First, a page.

Thomas Chipman. “The network is slow”… these four words are a nightmare for network administrators. No matter how well a network design meets the organization’s current and projected needs, those four words will undoubtedly find their way into a trouble ticket. If you believe the anecdotal evidence, you will hear those four words 12 minutes before you leave for your weekend getaway. They are often uttered by your CEO while she is standing in front of your door with her laptop. Today is that day, and she won’t leave your office until your work has been completed. That is why she made you her senior vice-architect of network engineering.
You are already prioritizing, shaping and working your usual QoS voodoo in order to squeeze every packet from your existing uplinks. But the day is coming when even that will not be enough. A famous network engineer once said, “Cap’n, I’m giving her everything she has!” The network will fail if I push it any harder. However, increasing network bandwidth is the obvious solution. However, this solution can sometimes be costly or complicated. If your CEO is constantly breathing down your neck, expensive and time-consuming solutions won’t work.
What if there were a cost-effective and simple solution to this problem? Let’s take an overview of the network to see what we can discover. Figure 1 shows us an overhead view of the network.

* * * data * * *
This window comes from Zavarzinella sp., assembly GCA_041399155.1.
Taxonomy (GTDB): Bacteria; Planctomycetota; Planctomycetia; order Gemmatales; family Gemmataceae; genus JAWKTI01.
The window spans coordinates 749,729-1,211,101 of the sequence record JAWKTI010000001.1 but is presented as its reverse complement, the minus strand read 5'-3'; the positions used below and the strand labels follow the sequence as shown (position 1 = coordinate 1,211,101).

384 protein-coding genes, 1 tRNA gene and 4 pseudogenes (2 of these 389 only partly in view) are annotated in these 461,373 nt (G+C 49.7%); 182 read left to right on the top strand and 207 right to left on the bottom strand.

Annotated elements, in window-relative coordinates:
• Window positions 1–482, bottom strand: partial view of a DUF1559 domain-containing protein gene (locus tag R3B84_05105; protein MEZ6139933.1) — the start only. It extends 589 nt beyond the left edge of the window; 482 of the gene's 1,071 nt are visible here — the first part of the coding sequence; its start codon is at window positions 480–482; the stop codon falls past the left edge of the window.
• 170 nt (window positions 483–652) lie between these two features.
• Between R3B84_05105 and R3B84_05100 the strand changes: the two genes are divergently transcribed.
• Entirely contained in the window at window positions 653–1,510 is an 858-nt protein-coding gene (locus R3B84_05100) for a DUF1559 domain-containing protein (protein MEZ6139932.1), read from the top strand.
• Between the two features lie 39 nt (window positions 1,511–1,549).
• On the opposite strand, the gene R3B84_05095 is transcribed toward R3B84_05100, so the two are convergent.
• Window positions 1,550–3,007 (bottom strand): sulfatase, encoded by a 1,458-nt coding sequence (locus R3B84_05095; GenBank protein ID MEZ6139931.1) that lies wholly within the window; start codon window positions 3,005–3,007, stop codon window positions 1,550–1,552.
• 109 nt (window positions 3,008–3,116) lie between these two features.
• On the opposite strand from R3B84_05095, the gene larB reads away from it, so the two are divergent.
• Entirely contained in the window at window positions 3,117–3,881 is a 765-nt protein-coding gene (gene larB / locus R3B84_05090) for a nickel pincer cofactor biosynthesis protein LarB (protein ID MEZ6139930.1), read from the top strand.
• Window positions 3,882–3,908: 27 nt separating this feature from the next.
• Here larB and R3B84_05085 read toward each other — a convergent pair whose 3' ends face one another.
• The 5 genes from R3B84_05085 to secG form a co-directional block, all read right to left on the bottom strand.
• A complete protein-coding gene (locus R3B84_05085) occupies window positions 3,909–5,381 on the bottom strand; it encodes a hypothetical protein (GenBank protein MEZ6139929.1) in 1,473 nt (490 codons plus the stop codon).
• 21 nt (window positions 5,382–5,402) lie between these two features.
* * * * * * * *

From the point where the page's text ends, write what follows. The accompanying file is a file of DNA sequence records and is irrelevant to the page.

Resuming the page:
Figure 1 shows that SwitchA and SwitchB share the same redundant link. Excellent! Excellent! Unfortunately, no. Spanning Tree Protocol (STP), is probably the most likely to be used in this scenario. STP is great at preventing accidental loops within the network. But what if you put a loop in your network? What if you really wanted two paths between two switches? And you wanted both of them to be available at all times? STP is not going to be your friend in this case. STP actually makes the network look more like Figure 2.
You might be thinking, “Inconceivable!” “Why would a switch ignore an uplink that is perfectly good?” That’s the point of STP. A redundant link can cause all manner of network problems, including broadcast storms. STP will shut down redundant ports to save your network. You can see the partial output of the show spanning tree command.
SwitchA#show Spanning Tree VLAN0001 Spanning Tree Enabled Protocol pvst RootID Priority 24576 Address 000C.1380.3538 Hello Time 2 sec Max age 20 sec Forward Delayed 15 sec BridgeID Priority 32768 address 000C.1289.3959 Hi Time 2 sec Max age 20 sec Forward Declay 15 sec Aging Times 15
Interface Role Sts Cost Prio.Nbr Typ ——— —- — —- — — —- Fa0/1 Root 19 128.1 P2p Desg BLK 19 128.2 P2p
The command output below confirms that FastEthernet0/2 interface is not forwarding packets. This interface will forward packets simultaneously with the FastEthernet 1 interface. This will double the bandwidth between the switches. STP can be convinced by EtherChannel that both ports should forward packets simultaneously.
EtherChannel can be used up to eight ports.